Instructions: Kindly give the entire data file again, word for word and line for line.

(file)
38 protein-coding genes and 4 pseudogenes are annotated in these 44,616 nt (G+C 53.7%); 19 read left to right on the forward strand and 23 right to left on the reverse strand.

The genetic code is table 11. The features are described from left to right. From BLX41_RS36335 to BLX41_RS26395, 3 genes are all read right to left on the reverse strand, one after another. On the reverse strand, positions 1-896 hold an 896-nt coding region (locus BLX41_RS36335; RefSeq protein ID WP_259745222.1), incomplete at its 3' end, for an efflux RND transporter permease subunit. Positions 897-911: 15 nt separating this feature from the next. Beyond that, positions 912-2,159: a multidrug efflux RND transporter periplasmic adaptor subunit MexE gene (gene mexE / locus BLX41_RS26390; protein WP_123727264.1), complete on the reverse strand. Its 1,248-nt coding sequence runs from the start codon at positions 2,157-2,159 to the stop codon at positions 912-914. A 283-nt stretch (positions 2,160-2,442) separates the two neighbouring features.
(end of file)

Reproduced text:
38 protein-coding genes and 4 pseudogenes are annotated in these 44,616 nt (G+C 53.7%); 19 read left to right on the forward strand and 23 right to left on the reverse strand.

The genetic code is table 11. The features are described from left to right. From BLX41_RS36335 to BLX41_RS26395, 3 genes are all read right to left on the reverse strand, one after another. On the reverse strand, positions 1-896 hold an 896-nt coding region (locus BLX41_RS36335; RefSeq protein ID WP_259745222.1), incomplete at its 3' end, for an efflux RND transporter permease subunit. Positions 897-911: 15 nt separating this feature from the next. Beyond that, positions 912-2,159: a multidrug efflux RND transporter periplasmic adaptor subunit MexE gene (gene mexE / locus BLX41_RS26390; protein WP_123727264.1), complete on the reverse strand. Its 1,248-nt coding sequence runs from the start codon at positions 2,157-2,159 to the stop codon at positions 912-914. A 283-nt stretch (positions 2,160-2,442) separates the two neighbouring features.